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New Jersey Assembly passes marriage equality bill

Marriage equality

By Jacob Combs

Updated at 6:15 to reflect accurate vote count–apparently one assembly member’s button was broken during the vote.

In a late afternoon vote, the New Jersey General Assembly passed marriage equality on a vote of 42-33.  The measure passed the Senate earlier this week by a 24-16 margin.  The bill now goes to the desk of Gov. Chris Christie, who has promised to veto it.

The Washington Post reports on supporters’ next move should Christie keep true to his veto threat:

The bill would need several Republican votes in each house to override the governor; Christie himself essentially guaranteed that that won’t happen.

With that in mind, Democrats who identified same-sex marriage as their No. 1 priority for the two-year legislative session that began in January have adopted a longer view. They say there’s no rush for an override vote, especially because the Legislature has been unsuccessful in every prior attempt to override Christie, most notably to reinstate a surcharge on millionaires.

Instead, they plan to bide their time in hopes that support for gay marriage — currently 52-42 percent in New Jersey, according to one recent voter poll — will continue to grow.

“Civil rights is incremental, civil rights is long range, and you take one achievement at a time,” said Steven Goldstein, head of the state’s largest gay rights group, Garden State Equality.

In case same-sex couples can’t win gay marriage through legislation, they have engaged in a parallel fight in the courts. Seven gay couples and several of their children have sued, claiming that the state’s civil union law doesn’t work as intended.


  • 1. Sagesse  |  February 16, 2012 at 2:09 pm


  • 2. Nyx  |  February 16, 2012 at 2:15 pm

    Actual vote was 42-33 – one Assemblyman's button stuck. Can someone confirm?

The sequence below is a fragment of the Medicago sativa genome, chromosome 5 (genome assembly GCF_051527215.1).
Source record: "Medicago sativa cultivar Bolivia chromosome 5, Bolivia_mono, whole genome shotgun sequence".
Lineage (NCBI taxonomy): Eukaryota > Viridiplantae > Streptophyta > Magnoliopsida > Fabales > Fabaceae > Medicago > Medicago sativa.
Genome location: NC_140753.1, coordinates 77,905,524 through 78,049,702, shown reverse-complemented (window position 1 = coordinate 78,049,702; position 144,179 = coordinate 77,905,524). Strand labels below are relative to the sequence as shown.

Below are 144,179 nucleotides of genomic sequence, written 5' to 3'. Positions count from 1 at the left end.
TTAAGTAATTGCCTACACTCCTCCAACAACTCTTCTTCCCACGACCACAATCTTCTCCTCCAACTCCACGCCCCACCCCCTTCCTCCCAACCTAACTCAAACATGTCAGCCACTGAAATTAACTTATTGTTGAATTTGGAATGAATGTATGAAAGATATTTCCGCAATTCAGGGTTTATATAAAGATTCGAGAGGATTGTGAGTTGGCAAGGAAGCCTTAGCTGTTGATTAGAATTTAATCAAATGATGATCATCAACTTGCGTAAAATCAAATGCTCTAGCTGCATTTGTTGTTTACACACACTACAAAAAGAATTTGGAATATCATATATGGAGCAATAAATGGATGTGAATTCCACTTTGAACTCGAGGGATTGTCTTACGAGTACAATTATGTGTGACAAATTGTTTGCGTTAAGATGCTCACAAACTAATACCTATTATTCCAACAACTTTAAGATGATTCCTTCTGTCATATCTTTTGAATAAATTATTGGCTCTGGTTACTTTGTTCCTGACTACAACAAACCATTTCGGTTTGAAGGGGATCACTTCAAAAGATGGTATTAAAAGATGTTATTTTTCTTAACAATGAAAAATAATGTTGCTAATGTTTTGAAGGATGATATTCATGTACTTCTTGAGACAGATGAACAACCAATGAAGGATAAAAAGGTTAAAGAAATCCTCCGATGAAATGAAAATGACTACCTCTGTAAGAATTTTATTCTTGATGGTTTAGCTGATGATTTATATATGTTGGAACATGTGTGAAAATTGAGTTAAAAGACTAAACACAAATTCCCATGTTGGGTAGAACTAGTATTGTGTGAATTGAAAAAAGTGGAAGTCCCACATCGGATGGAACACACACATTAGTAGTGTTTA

• 3. bythesea  |  February 16, 2012 at 2:18 pm

    That is what Equality New Jersey tweeted, but don't know if that constitutes confirmation.

  • 4. Steve  |  February 16, 2012 at 2:46 pm

    Still far short of overriding the veto

  • 5. Drpatrick1  |  February 16, 2012 at 4:02 pm

    8votes shy in house, 3shy in senate. I would argue that isn't too tall a mountain to climb. I have my doubts for this session, but it could happen. I find it impossible to belive the votes will ever reverse, it is only a matter of time…

  • 6. bythesea  |  February 16, 2012 at 2:16 pm

    With that much time they can get the votes, though it would be nice if the jerk would just do nothing and let it become law without his signature.

  • 7. Bob  |  February 16, 2012 at 2:20 pm

    all eyes on Christie!!!!!!!!

  • 8. Glen  |  February 16, 2012 at 3:04 pm

    How can they not be?


  • 9. Sagesse  |  February 16, 2012 at 2:26 pm

    Those are substantial majorities in the House and Senate. How will Christie rationalize a veto? He's the governor, not the emperor.

  • 10. Gregory in SLC  |  February 16, 2012 at 2:48 pm

    INDEED!!!!!!!! I get so very weary of the ridiculous/unfounded bigotry based in "I don't like it". Why in the HELL do they care how we run our lives?! Christie: if you don't want to marry a man…well don't!

  • 11. bythesea  |  February 16, 2012 at 2:54 pm

    He doesn't care about same sex marriage. This is all posturing to preserve his viability in the GOP for 2016 (or possibly as someone's running-mate this year if that comes up). That makes it even scummier for him to veto than if he was really opposed to it personally.

  • 12. Jamie  |  February 16, 2012 at 3:30 pm

    Something this important should be "settled" by the people according to Christie, except for when it's "settled" by one person's veto.

  • 13. Gregory in SLC  |  February 16, 2012 at 4:56 pm

    LOL! The conservative nonsense and inconsistencies are endless!

  • 14. John_B_in_DC  |  February 16, 2012 at 4:19 pm

    My thoughts exactly. What impresses me is that this vote wasn't even CLOSE. It passed by strong majorities in both houses–that right there will make Christie's veto look bad, and it may come back to bite him. And Christie has already acknowledged that a majority of New Jersey residents support it–so really, he's just thumbing his nose at the state legislature, and the state residents who elected them as their representatives.

    Regarding Christie's suggestion of a popular vote, first, I don't think a civil rights issue should be put to a popular vote in the first place; but second, looking to California as an example, 7 million voters took the right to marry away from same-sex couples in the state. Opponents of same-sex marriage portray this as some kind of overwhelming mandate but winning with 52% of the votes cast, Prop. 8 just barely squeaked by. More significantly, those 7 millions voters represent only 40% of the registered voters and only 20% (!!!!) of all state residents.

  • 15. Sam  |  February 16, 2012 at 2:28 pm

    Simultaneous to working for an override, we should be working just to oust Christie–governor's race is in 2013. Cory Booker, anyone?